Back to my “more bottom end” statement, when it comes to the Yamaha, I would say that the FX has “more” bottom end pulling power (but less excitement). Let me explain; as previously stated, the RX has gobs of power as soon as the clutch is let out and in my opinion for true off-road conditions this isn’t ideal. On the FX, when the clutch is released there is a smoother application of power that is transferred to the rear wheel (more traction). This heaver flywheel feeling results in needing less throttle to get the bike going, smooths out the bottom end making the bike easier to ride and takes less energy from the rider. This same feeling results in much less stalling when riding technical rocky trails. When the trail opens up the FX engine feels very free revving, but unlike the RX, the FX likes to be ridden more in the midrange of the rpm. Not to say it can’t be revved out, that’s just not where the “fun” power is. When the FX engine is revved out, the on-off throttle modulation is more noticeable and caused a slight seesaw (pitching) motion from front to back. This could be partially due to the slightly soft fork spring, but we’ll touch more on that later. After spending many hours on both bikes I can say that in the engine department, I feel like Yamaha did a slightly better job at turning their motocross engine into more of an “off-road” friendly power plant. 


When it comes to off-road suspension, it’s obvious that standard motocross settings on either bike wouldn’t be suitable. Both bikes come equipped with spring forks (thank god), but that’s about the only thing they have in common. The Showa 49mm fork on the Honda is clearly aimed at performance over trail riding comfort (after all these bikes are technically closed course race bikes). This doesn’t mean that there’s isn't any trail riding compliance there, it means that the fork on the RX is a bit harsh in the initial part of the stroke. I mainly noticed this in rocky areas of the trail when smaller rocks just appear at the top of the dirt. These conditions make the Honda’s front end deflect at times when I was at trail riding pace. Now if I was to charge through the same section with some speed and aggression, there was less deflection. The RX has great bottom resistance and feels balanced front to back, a little harsh on small stuff, but balanced nonetheless. The shock on the Honda has a firm feeling, but has slightly less harshness than the fork while keeping good bottom resistance.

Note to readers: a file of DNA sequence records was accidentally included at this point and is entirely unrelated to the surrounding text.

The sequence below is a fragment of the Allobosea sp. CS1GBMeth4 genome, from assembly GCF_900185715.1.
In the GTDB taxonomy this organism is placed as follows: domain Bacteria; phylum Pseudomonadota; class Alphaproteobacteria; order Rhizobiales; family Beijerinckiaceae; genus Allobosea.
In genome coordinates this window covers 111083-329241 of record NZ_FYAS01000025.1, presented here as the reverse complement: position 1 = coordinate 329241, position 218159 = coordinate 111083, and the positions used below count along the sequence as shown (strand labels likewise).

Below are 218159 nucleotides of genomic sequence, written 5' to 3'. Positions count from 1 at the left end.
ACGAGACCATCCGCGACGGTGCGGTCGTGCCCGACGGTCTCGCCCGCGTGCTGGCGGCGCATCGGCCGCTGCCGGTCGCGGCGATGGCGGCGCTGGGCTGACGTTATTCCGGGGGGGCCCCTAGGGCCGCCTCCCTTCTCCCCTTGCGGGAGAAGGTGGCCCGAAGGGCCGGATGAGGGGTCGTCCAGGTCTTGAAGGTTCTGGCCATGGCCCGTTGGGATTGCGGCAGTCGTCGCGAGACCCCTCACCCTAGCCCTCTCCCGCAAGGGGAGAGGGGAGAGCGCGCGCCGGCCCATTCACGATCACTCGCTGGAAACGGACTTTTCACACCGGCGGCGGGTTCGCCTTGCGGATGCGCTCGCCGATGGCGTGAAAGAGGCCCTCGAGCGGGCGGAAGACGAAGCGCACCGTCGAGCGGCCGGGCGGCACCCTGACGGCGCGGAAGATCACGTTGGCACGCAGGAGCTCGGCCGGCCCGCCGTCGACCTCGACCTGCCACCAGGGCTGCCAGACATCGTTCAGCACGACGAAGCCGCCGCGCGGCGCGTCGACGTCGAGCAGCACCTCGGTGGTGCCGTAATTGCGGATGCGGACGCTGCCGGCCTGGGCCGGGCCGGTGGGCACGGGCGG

The Yamaha’s KYB SSS fork is much more trail compliant (softer feeling) than the RX and moves more in the stroke. When out for a trail ride there is minimal deflection and the front end has a very stable feeling. In small chop the front wheel stays planted, but when you start to really ride aggressive the fork starts to show a slight weakness. When being pushed hard, the fork rides slightly low in the stroke and blows through on g-outs and hard landings. It also has a diving feeling when the throttle is chopped (de-cel), or when hard on the brakes entering corners. Where the Honda has a firm balanced feel, the FX has a slightly unbalanced feeling as the fork moves in the stroke more than the shock. I know the fork would benefit greatly from a stiffer spring, which would bring the bike back into balance while still giving a ride aimed towards comfort. When comparing the suspension on the two machines, it’s really going to be what the rider prefers. For me I like the FX suspension overall due to the fact that it's more comfortable to trail ride, and with a stiffer fork spring it would have better balance. The Honda suspension is good, but definitely rewards the rider who is aggressive and pushes the bike. I am usually not pushing unless I am racing and would prefer more of a comfort setting.